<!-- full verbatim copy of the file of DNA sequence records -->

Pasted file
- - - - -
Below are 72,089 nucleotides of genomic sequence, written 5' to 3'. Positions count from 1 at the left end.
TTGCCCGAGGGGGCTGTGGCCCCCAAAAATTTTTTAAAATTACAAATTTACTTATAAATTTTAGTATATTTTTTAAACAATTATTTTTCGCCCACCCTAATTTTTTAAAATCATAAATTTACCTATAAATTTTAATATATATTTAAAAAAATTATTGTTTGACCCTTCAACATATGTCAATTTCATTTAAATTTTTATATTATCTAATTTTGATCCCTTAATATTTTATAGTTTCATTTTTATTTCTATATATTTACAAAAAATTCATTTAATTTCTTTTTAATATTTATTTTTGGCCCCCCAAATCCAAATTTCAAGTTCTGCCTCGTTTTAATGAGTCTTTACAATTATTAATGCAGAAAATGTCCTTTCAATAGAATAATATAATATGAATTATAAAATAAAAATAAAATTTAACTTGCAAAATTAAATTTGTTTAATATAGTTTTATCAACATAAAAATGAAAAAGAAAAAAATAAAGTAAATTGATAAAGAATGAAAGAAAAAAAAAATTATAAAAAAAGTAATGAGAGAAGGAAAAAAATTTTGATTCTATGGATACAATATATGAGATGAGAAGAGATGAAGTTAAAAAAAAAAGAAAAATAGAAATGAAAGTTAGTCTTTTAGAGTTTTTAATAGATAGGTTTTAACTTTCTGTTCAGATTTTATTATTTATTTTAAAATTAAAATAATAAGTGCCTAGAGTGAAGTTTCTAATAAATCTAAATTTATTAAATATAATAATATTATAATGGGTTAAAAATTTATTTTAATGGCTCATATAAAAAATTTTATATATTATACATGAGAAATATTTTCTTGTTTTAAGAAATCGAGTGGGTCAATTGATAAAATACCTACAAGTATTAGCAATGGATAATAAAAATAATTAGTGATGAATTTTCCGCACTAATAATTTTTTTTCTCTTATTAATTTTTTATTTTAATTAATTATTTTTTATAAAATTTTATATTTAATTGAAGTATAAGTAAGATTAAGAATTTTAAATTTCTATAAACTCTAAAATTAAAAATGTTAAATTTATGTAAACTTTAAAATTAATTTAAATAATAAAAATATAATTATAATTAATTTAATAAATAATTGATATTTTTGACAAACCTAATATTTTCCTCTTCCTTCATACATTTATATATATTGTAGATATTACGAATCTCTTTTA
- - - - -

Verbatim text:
Below are 72,089 nucleotides of genomic sequence, written 5' to 3'. Positions count from 1 at the left end.
TTGCCCGAGGGGGCTGTGGCCCCCAAAAATTTTTTAAAATTACAAATTTACTTATAAATTTTAGTATATTTTTTAAACAATTATTTTTCGCCCACCCTAATTTTTTAAAATCATAAATTTACCTATAAATTTTAATATATATTTAAAAAAATTATTGTTTGACCCTTCAACATATGTCAATTTCATTTAAATTTTTATATTATCTAATTTTGATCCCTTAATATTTTATAGTTTCATTTTTATTTCTATATATTTACAAAAAATTCATTTAATTTCTTTTTAATATTTATTTTTGGCCCCCCAAATCCAAATTTCAAGTTCTGCCTCGTTTTAATGAGTCTTTACAATTATTAATGCAGAAAATGTCCTTTCAATAGAATAATATAATATGAATTATAAAATAAAAATAAAATTTAACTTGCAAAATTAAATTTGTTTAATATAGTTTTATCAACATAAAAATGAAAAAGAAAAAAATAAAGTAAATTGATAAAGAATGAAAGAAAAAAAAAATTATAAAAAAAGTAATGAGAGAAGGAAAAAAATTTTGATTCTATGGATACAATATATGAGATGAGAAGAGATGAAGTTAAAAAAAAAAGAAAAATAGAAATGAAAGTTAGTCTTTTAGAGTTTTTAATAGATAGGTTTTAACTTTCTGTTCAGATTTTATTATTTATTTTAAAATTAAAATAATAAGTGCCTAGAGTGAAGTTTCTAATAAATCTAAATTTATTAAATATAATAATATTATAATGGGTTAAAAATTTATTTTAATGGCTCATATAAAAAATTTTATATATTATACATGAGAAATATTTTCTTGTTTTAAGAAATCGAGTGGGTCAATTGATAAAATACCTACAAGTATTAGCAATGGATAATAAAAATAATTAGTGATGAATTTTCCGCACTAATAATTTTTTTTCTCTTATTAATTTTTTATTTTAATTAATTATTTTTTATAAAATTTTATATTTAATTGAAGTATAAGTAAGATTAAGAATTTTAAATTTCTATAAACTCTAAAATTAAAAATGTTAAATTTATGTAAACTTTAAAATTAATTTAAATAATAAAAATATAATTATAATTAATTTAATAAATAATTGATATTTTTGACAAACCTAATATTTTCCTCTTCCTTCATACATTTATATATATTGTAGATATTACGAATCTCTTTTA